Understanding PTSD in war veterans

Report
Understanding PTSD in war veterans
[email protected]
www.drjohnmundt.com
TRAUMA
POST
TRAUMATIC
PTSD
STRESS
DISORDER
 RESILIENCE is the norm
POST-TRAUMATIC GROWTH is
common
RECOVERY is possible
Understanding “PTSD”:
 Re-experiencing of traumatic events
 Avoidance (of reminders, of emotion)
 Hyperarousal & hypervigilance
PTSD Criteria from DSM-IV:
A. Exposure to a traumatic event, with both of the following
present
(1) The person experienced, witnessed, or was confronted
with an event or events that involved actual or threatened
death or serious injury, or a threat to the physical integrity of
self or others
(2) The person’s response involved intense fear, helplessness,
or horror
PTSD in OEF/OIF veterans
PTSD Criteria from DSM-IV:
B. Re-experiencing of the event (in one or more of the following
ways)
(1) recurrent and intrusive distressing recollections of the
event, including images, thoughts, or perceptions.
(2) recurrent distressing dreams of the event (in children,
frightening dreams without recognizable content)
(3) acting or feeling as if the traumatic event were recurring
(includes reliving the experience, illusions, hallucinations,
and dissociative flashback episodes, including those that
occur while intoxicated)
(4) intense psychological distress at exposure to cues
(5) physiological reactivity on exposure to cues
Understanding “TRIGGERS”

Think “full body” :
memories are laid down
in all sensory spheres
Terrain: desert, urban
Weather: heat, wind, humidity
Songs, sounds
Smells: olfactory memories
People: automatic responses to persons
who appear Middle Eastern; children
Understanding CUES or “TRIGGERS”:
SITUATIONAL TRIGGERS:
-Mimic feelings of helplessness, danger
-Invasive medical procedures
-Seclusion or restraint
Driving: “signature trigger” for OEF/OIF
veterans
 Nature of war in Iraq & Afghanistan
 Need for high speeds, evasive maneuvers
PTSD Criteria from DSM-IV:
C. Persistent Avoidance of stimuli associated with the trauma
and numbing of general responsiveness, with three or more
of the following:
(1) efforts to avoid thoughts, feelings, or conversations
associated with the trauma
(2) efforts to avoid activities, places, or people that arouse
recollections of the trauma
(3) inability to recall an important aspect of the trauma
(4) markedly diminished interest or participation in
significant activities
(5) feeling of detachment or estrangement from others
(6) restricted range of affect
(7) sense of a foreshortened future
PTSD Criteria from DSM-IV:
D. Persistent symptoms of Arousal, with two or more of the
following:
(1) difficulty falling or staying asleep
(2) irritability or outbursts of anger
(3) difficulty concentrating
(4) hypervigilance
(5) exaggerated startle response
PTSD Criteria from DSM-IV:
E. Duration of the symptoms more than one month
F. Clinically significant distress or impairment in social,
occupational or other areas of functioning
THINKING OUTSIDE THE “DSM Box”:
What does PTSD feel like?

Sense of immediacy (“happening right now”)
 Re-experiencing of original memories and
sensory impressions
 Involuntary
THINKING OUTSIDE THE “DSM Box”:
Other “symptoms”
GUILT:
 Rational or irrational
 Understanding
atrocities
 “survivor guilt” (also guilt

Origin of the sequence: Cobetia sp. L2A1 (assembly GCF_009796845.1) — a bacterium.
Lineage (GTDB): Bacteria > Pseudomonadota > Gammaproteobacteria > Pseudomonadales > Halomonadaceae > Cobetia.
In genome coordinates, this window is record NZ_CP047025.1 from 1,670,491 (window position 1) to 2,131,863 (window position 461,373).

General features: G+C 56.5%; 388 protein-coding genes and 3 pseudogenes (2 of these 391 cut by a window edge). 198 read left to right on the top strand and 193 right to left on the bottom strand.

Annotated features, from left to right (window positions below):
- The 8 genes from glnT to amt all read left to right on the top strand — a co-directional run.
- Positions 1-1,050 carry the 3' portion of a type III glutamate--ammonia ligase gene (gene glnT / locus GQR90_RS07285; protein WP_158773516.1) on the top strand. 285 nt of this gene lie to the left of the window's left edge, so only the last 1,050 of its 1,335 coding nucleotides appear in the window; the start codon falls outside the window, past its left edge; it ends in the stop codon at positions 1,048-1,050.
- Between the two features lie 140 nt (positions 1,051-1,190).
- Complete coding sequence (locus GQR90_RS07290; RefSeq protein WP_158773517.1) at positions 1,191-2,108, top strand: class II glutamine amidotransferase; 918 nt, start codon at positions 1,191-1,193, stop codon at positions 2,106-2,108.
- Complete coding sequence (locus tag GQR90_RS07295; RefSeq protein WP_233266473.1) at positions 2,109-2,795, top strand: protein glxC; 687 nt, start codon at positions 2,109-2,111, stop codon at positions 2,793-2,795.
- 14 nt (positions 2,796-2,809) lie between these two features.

for leaving, being “intact”)
THINKING OUTSIDE THE “DSM Box”:
Other “symptoms”
GRIEF:
 Multiple losses without
time to grieve
 Affective numbing,
anger/revenge
 Impact of pre-war losses, post-war losses
 Deaths of loved ones during deployment
THINKING OUTSIDE THE “DSM Box”:
Other “symptoms”

Anger at Government
 Mistrust of Authority
 Desire to return to warzone
 Damage to spirituality
PTSD in OEF/OIF veterans
Duration of problems & DSM criteria:
< 2 days: no diagnosis (“COSR”)
>2 days, <4 weeks: Acute Stress Disorder
>4 weeks, <3 months: PTSD, acute
>3 months: PTSD, chronic
Deployment, Homecoming &
the Family
What happens?
 Displacement of veteran from prior role
 Family adapts in his/her absence
 Change in roles
 Change in lifestyle
 Change in family dynamics
 Homecoming:
veteran returns
 Loss of roles
 Efforts to re-establish and/or create roles
PTSD negatively impacts relationships:
Separation and divorce
Family violence
Impaired parenting
Sexual/Intimacy problems
Caregiver burden
“The Bind That Ties” - Ned Broderick
Deployment: Impact on Family
Spouse/partner
 “Where is the person I knew?”
 Has adapted/ changed
 Has unrealistic expectations
 Vicarious traumatization (“PTSD by proxy”)
Deployment: Impact on Family
Spouse/partner (continued)
 separation/ divorce
 stalking
Deployment: Impact on Family
Children
 “Who Is This?”
 “This is scary.”
 Regression
 Exposure to trauma
Deployment: Impact on Family
TEENAGERS
“Who are you to tell me what
to do?!?!?!”
Understanding “PTSD” & impact on kids:
 Re-experiencing of traumatic events:
symptoms can be scary, confusing
 Avoidance (of reminders, of emotion):
parent seems detached, uncaring
 Hyperarousal & hypervigilance:
parent acts grouchy, mean, impatient
Parent’s “PTSD”: Children’s Responses
 Growing up too fast: taking on the adult role
 Feeling & behaving like the parent in order




to connect
Learning to be silent about trauma
“Too much information!” : “Intergenerational
transmission of trauma”
Filling in the gaps
Secondary traumatization: family violence
Deployment: Impact on Family
PARENTS
 “What happened to my son/daughter?”
 “Can’t you shake this off?”
 “This reminds me of my
own service…”
Deployment: Impact on Family
SPECIAL CASE OF MOTHERS:
Early separation from newborns
Problems reattaching
Change in roles
[email protected]
www.drjohnmundt.com

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